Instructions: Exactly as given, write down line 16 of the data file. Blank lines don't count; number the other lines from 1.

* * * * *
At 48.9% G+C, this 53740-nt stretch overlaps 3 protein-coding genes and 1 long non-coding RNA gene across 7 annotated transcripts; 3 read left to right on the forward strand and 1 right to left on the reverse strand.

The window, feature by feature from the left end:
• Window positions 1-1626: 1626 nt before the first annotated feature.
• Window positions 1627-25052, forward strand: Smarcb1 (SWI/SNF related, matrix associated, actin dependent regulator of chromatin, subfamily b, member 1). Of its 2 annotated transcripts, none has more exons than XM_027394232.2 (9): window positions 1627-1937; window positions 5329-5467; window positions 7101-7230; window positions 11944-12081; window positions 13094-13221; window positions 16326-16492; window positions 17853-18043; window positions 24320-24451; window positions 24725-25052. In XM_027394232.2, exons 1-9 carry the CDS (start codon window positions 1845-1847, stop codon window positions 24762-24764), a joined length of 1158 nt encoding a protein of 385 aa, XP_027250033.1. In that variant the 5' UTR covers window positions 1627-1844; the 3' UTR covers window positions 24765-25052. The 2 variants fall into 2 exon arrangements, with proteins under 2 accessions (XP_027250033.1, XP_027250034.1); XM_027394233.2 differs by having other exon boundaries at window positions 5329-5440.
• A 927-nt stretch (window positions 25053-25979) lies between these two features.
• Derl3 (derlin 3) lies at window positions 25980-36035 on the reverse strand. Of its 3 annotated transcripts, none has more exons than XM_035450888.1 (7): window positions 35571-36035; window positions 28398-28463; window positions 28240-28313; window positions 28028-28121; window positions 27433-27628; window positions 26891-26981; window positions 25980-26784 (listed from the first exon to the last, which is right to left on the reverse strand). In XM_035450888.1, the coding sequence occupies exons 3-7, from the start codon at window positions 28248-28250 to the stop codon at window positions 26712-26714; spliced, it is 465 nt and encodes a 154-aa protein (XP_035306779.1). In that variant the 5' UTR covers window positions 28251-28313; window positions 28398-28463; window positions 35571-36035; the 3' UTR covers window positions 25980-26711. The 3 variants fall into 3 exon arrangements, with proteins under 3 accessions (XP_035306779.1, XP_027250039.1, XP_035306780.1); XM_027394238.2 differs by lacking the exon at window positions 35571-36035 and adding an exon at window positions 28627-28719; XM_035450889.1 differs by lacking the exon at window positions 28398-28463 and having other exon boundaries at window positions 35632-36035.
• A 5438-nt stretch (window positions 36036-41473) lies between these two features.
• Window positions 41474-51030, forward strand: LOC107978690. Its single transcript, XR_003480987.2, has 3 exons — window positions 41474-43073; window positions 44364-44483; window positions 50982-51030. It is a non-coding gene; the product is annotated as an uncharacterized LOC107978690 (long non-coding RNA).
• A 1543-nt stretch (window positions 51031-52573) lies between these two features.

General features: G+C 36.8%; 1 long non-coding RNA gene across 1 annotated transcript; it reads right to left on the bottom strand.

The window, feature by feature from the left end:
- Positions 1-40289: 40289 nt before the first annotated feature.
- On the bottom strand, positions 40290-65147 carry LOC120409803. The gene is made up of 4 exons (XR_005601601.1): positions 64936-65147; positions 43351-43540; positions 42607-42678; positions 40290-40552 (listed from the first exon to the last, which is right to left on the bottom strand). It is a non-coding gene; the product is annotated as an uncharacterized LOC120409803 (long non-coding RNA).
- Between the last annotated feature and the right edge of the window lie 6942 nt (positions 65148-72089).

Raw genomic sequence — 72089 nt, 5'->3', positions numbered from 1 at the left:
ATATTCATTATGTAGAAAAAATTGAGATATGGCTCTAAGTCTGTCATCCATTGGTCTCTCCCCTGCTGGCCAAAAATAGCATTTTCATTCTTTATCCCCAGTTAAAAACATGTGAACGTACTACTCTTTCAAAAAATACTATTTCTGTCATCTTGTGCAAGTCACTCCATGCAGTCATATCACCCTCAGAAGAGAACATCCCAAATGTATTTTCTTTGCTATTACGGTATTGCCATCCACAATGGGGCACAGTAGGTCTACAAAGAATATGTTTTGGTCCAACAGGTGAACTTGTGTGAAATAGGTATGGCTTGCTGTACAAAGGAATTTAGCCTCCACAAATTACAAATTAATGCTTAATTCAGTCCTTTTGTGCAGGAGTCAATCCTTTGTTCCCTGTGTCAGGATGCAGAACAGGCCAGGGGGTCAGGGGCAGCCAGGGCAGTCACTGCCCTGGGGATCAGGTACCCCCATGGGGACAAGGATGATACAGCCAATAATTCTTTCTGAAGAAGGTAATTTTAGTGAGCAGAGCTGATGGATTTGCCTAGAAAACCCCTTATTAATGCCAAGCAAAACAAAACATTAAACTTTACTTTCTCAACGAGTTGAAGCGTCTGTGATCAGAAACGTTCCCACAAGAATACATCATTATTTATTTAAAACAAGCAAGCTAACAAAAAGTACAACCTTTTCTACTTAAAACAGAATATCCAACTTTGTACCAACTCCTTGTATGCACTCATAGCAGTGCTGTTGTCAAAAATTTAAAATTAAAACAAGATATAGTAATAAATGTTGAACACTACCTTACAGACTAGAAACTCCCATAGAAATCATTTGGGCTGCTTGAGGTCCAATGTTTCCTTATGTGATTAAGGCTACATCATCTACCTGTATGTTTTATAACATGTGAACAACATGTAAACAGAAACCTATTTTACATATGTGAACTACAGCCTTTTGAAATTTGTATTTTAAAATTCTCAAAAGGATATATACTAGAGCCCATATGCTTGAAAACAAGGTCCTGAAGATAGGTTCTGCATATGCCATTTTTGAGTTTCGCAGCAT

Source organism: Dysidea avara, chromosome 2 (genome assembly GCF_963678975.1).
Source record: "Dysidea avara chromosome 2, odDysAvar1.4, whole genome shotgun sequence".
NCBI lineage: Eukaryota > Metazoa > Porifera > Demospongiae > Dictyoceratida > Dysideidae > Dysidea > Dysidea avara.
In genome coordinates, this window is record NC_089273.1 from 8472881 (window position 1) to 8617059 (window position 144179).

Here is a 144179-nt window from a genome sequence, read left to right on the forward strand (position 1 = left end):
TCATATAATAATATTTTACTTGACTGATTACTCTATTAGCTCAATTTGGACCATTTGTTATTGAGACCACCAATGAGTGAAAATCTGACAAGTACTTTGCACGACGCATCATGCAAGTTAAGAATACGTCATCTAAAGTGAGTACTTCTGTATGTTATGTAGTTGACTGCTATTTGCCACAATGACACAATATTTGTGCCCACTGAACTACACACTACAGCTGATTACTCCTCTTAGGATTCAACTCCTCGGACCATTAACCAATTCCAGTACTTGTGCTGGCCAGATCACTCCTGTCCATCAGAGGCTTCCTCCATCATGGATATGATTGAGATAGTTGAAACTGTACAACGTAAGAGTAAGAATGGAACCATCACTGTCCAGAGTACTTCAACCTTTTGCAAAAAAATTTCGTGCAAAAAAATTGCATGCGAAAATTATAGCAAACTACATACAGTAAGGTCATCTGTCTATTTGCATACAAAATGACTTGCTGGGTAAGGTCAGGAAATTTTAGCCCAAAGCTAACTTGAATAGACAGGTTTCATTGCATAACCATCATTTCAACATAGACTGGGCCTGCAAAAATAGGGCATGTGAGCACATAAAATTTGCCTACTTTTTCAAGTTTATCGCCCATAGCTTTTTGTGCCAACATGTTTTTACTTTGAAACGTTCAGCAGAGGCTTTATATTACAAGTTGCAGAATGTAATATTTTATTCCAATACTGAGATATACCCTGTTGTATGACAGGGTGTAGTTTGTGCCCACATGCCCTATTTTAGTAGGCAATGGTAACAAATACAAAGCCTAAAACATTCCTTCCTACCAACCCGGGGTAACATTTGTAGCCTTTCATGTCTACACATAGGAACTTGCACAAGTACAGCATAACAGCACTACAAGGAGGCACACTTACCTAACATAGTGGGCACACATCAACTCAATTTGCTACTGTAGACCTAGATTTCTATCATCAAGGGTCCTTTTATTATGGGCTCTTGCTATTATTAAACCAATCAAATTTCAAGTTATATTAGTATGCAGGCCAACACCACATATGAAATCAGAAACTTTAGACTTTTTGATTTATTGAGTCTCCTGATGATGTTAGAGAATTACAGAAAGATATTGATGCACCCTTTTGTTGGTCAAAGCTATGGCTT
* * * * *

ATATTCATTATGTAGAAAAAATTGAGATATGGCTCTAAGTCTGTCATCCATTGGTCTCTCCCCTGCTGGCCAAAAATAGCATTTTCATTCTTTATCCCCAGTTAAAAACATGTGAACGTACTACTCTTTCAAAAAATACTATTTCTGTCATCTTGTGCAAGTCACTCCATGCAGTCATATCACCCTCAGAAGAGAACATCCCAAATGTATTTTCTTTGCTATTACGGTATTGCCATCCACAATGGGGCACAGTAGGTCTACAAAGAATATGTTTTGGTCCAACAGGTGAACTTGTGTGAAATAGGTATGGCTTGCTGTACAAAGGAATTTAGCCTCCACAAATTACAAATTAATGCTTAATTCAGTCCTTTTGTGCAGGAGTCAATCCTTTGTTCCCTGTGTCAGGATGCAGAACAGGCCAGGGGGTCAGGGGCAGCCAGGGCAGTCACTGCCCTGGGGATCAGGTACCCCCATGGGGACAAGGATGATACAGCCAATAATTCTTTCTGAAGAAGGTAATTTTAGTGAGCAGAGCTGATGGATTTGCCTAGAAAACCCCTTATTAATGCCAAGCAAAACAAAACATTAAACTTTACTTTCTCAACGAGTTGAAGCGTCTGTGATCAGAAACGTTCCCACAAGAATACATCATTATTTATTTAAAACAAGCAAGCTAACAAAAAGTACAACCTTTTCTACTTAAAACAGAATATCCAACTTTGTACCAACTCCTTGTATGCACTCATAGCAGTGCTGTTGTCAAAAATTTAAAATTAAAACAAGATATAGTAATAAATGTTGAACACTACCTTACAGACTAGAAACTCCCATAGAAATCATTTGGGCTGCTTGAGGTCCAATGTTTCCTTATGTGATTAAGGCTACATCATCTACCTGTATGTTTTATAACATGTGAACAACATGTAAACAGAAACCTATTTTACATATGTGAACTACAGCCTTTTGAAATTTGTATTTTAAAATTCTCAAAAGGATATATACTAGAGCCCATATGCTTGAAAACAAGGTCCTGAAGATAGGTTCTGCATATGCCATTTTTGAGTTTCGCAGCAT